5. Former WR Drew Pearson. He waited 33 years to reach Canton and didn’t make a peep. Then, when he did finally cross the finish line, what did he say? “I’ve always wanted this for a long time. I promise I’ll live up to what the Hall of Fame is all about. And now you’re giving me a chance at immortality … the legacy of that is amazing.”


1. Bill Belichick and the New England Patriots. They took a beating from comedian Steve Harvey on Saturday’s “NFL Honors” Show, then absorbed another blow a day later when ex-Patriots Brady and Rob Gronkowski combined for two TD passes en route to another Super Bowl victory. Was Belichick watching? I have no idea. What I do know is that Brady this season was 15-5, with Tampa reaching the playoffs for the first time since 2007. Belichick was 7-9, with the Patriots missing the playoffs for the first time since 2008 -- or the last time he didn't have Brady (season-ending injury). Draw your own conclusions.

2. Disney World. There will be no Super Bowl MVP parade through the Magic Kingdom. Not this year. Which means No Mickey. No Donald. And no Tom Brady.

3. The Bucs’ cannoneers. They had Sunday off, thanks to NFL protocol. Something about too much of a home-field advantage. So they stopped firing. Brady, however, did not. That was too much of a home-field disadvantage for Kansas City, which hadn’t lost away from home in its last 12 starts, including the playoffs.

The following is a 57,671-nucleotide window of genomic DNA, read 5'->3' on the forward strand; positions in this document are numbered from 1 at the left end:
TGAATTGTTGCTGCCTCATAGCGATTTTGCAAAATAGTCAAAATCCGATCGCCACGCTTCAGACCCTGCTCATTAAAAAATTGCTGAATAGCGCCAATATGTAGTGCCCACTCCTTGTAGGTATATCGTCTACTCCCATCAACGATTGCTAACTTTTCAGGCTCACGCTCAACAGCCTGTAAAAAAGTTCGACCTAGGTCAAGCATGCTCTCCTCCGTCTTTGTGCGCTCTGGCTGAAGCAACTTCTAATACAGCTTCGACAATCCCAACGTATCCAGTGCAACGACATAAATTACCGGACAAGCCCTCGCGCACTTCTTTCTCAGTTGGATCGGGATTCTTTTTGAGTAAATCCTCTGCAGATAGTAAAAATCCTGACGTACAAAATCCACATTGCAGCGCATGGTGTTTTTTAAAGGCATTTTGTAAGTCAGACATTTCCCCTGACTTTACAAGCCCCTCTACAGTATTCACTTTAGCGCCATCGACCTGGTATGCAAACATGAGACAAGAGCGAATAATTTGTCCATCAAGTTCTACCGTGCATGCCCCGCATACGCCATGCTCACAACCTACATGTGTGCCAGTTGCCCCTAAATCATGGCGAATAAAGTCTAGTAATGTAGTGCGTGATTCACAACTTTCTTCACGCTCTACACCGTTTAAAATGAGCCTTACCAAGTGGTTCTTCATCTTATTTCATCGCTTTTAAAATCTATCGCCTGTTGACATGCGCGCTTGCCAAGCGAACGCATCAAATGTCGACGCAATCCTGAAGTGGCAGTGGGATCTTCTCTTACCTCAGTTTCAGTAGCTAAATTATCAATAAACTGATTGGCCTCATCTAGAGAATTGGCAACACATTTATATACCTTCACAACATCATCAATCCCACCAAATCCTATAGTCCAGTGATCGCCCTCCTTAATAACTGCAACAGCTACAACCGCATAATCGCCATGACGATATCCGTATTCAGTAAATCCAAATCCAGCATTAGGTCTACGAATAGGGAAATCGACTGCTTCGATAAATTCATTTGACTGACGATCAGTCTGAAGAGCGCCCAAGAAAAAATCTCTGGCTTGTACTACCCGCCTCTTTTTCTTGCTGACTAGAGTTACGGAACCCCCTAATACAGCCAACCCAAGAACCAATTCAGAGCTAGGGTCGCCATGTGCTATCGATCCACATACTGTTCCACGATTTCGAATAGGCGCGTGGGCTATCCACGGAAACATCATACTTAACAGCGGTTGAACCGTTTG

4. Teams that passed on Brady last spring. No explanation needed. He won. You didn't. The dumb deserve to suffer.

5. Chiefs’ discipline. The Chiefs had to overcome two obstacles Sunday: Tampa Bay and themselves. In the end, the combination proved too much. You know about the Bucs and Tom Brady. But they were aided and abetted by a Chiefs’ defense that committed a rash of senseless penalties and surrendered a fatal touchdown at the end of the first half. “Penalties affect the game 1,000 percent,” said Chiefs’ defensive lineman Chris Jones. “What can I say? We had a lot of penalties called on us today.” There were 13 playoff games this season, and the Chiefs were the only team assessed double-digit penalties (11) and more than 100 yards in walk-offs (120).


“That’s what it was all about: To come to Tampa Bay and win a championship.” – Tampa Bay TE Rob Gronkowski.

“Obviously, I didn’t play like I wanted to play.” – Kansas City QB Patrick Mahomes.

“This really belongs to our coaches and players. I didn’t do a damn thing.” – Tampa Bay coach Bruce Arians on winning the Lombardi Trophy.

"It was one of those days where it just felt like anything you did they had an answer for." -- Kansas City TE Travis Kelce.

“We’re coming back.” – Tampa Bay QB Tom Brady.

“We’re gravediggers, and we dug graves tonight.” – Tampa Bay cornerback Carlton Davis.

“He called me something I won't repeat.” Kansas City S Tyrann Mathieu on what Brady said to him.

"We came out and proved the world wrong," -- Tampa Bay LB Lavonte David.


TAMPA BAY QB TOM BRADY. Please see above.